"You know, I think Konrad Adenauer was 92 when he was chancellor of Germany," whispered Monsignor Laurence Higgins as Dick Greco, who is at least 127, basked in the adoration of the assembled crowd at the Hotel Intercontinental.
It was right about then I struggled — unsuccessfully — with the imagery of the Tampa City Council as Mayberry's answer to the Reichstag.
Only in Tampa politics would a man running for mayor be compared to a post-World War II head of state. In a city which prides itself on honoring a fictional, rapacious pirate every year, it is probably part of Tampa's delusional charm.
Actually, Higgins was just a bit off. Adenauer was, in fact, 73, when he took over the levers of power in Bonn back in 1949, although he was 87 by the time he left the job.
But given that Greco is old enough to have been entertaining a cocktail waitress, or two, next door to Babe Ruth's room at the old Tampa Bay Hotel, it is understandable why his loyal supporters are trying to deflect the birthday issue by bringing up all manner of drooling leaders who governed on the strength of not much more than a pulse and a breathing tube.
A more apt comparison might be Juan Peron, who was 78 when he became president of Argentina for the third time, only to keel over a year later. Like Greco, Peron also had a perky blond wife. The two men also appear to have been nipped and tucked so often they started to look younger than the Gerber baby.
Dictator Generalissimo Francisco Franco ruled Spain for decades and spent the last year or so of his reign hooked up to more tubes and wires than the space shuttle before going to that Inquisition in the sky days before his 83rd birthday.
Winston Churchill served a second term as Britain's prime minister when he was 77, about the same as Greco, who is old enough to have hung out with Santo Trafficante when he was just a juvenile delinquent stealing hubcaps.
China has a long history of appointing leaders who are so long in the tooth they make Greco look like a peppy pipsqueak, and throughout the years of the old Soviet Union we saw a succession of premiers who were more embalmed than Lenin. In fact, one might argue Moscow almost preferred heads of state who were already dead.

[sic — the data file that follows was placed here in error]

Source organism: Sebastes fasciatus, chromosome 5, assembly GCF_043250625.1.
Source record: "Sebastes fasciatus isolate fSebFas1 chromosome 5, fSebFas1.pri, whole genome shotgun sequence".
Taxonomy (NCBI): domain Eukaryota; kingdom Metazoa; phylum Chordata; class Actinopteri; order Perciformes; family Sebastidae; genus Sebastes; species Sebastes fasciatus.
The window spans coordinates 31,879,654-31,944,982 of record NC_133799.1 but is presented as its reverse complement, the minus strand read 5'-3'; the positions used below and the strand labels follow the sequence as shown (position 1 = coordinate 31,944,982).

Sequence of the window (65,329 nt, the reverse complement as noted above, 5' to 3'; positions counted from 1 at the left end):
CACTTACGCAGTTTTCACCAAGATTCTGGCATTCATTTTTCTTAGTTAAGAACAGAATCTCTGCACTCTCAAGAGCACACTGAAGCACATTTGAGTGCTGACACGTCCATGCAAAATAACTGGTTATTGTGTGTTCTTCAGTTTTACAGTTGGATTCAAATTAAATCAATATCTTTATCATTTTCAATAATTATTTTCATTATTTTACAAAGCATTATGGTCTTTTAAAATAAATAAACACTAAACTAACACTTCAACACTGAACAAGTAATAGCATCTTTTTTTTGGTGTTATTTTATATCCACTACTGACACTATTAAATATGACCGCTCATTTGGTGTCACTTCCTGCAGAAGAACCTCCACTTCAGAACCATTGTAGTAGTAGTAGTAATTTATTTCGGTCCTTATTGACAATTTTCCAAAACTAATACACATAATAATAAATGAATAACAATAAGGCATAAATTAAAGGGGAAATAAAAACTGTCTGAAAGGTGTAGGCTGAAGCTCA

And the Vatican seems to favor pontiffs whose AARP membership cards are in the single digits.
Little wonder then that Higgins, who is 83, regards his old friend Dick Greco, who introduced Hernando de Soto to Déjà Vu Showgirls, as a virtual Mouseketeer on the stump.
To be sure, Greco's birth certificate, which reflects he was born when the city was still known as Fort Brooke, will be an issue during the coming mayoral race.
But during Greco's formal announcement of his candidacy Monday, the packed ballroom represented a crowd of Tampa's movers and shakers who couldn't care less that their man once bounced Grandpa Walton on his knee.
His more youthful opponents, former City Council member Bob Buckhorn and former county commissioners Ed Turanchik and Rose Ferlita, along with current council member Tom Scott, may hype their more youthful vigor. But Greco has pretty well sucked the financial air out of the campaign by lining up local potentates, moguls and hotsy-tots John Sykes and Davis Straz, two men who could buy the rest of the city with their watches, to be his fundraisers.
Also discreetly hanging around Monday night was one of the nation's savviest political consultants, Adam Goodman, who in advising the Greco campaign probably has one of the easiest jobs in his career. After all, how much heavy consulting lifting does it take to simply say: "Let Dick be Dick"?
How well-oiled is the Greco mayoral effort? Good grief, he even had Tampa's poet laureate, James Tokley, on hand Monday to deliver a special verse just for the occasion. Tokely waxed eloquent about the pol's bow being strung for another day and calling upon the candidate to keep his arrow straight, which if you know anything about Greco has never been much of a problem for him.
I love James Tokley, who is wonderful man. But I always fear on these occasions that the poet runs the risk of going off into Beowulfesque heights — a poem, by the way, Dick Greco read when it was still in the first edition.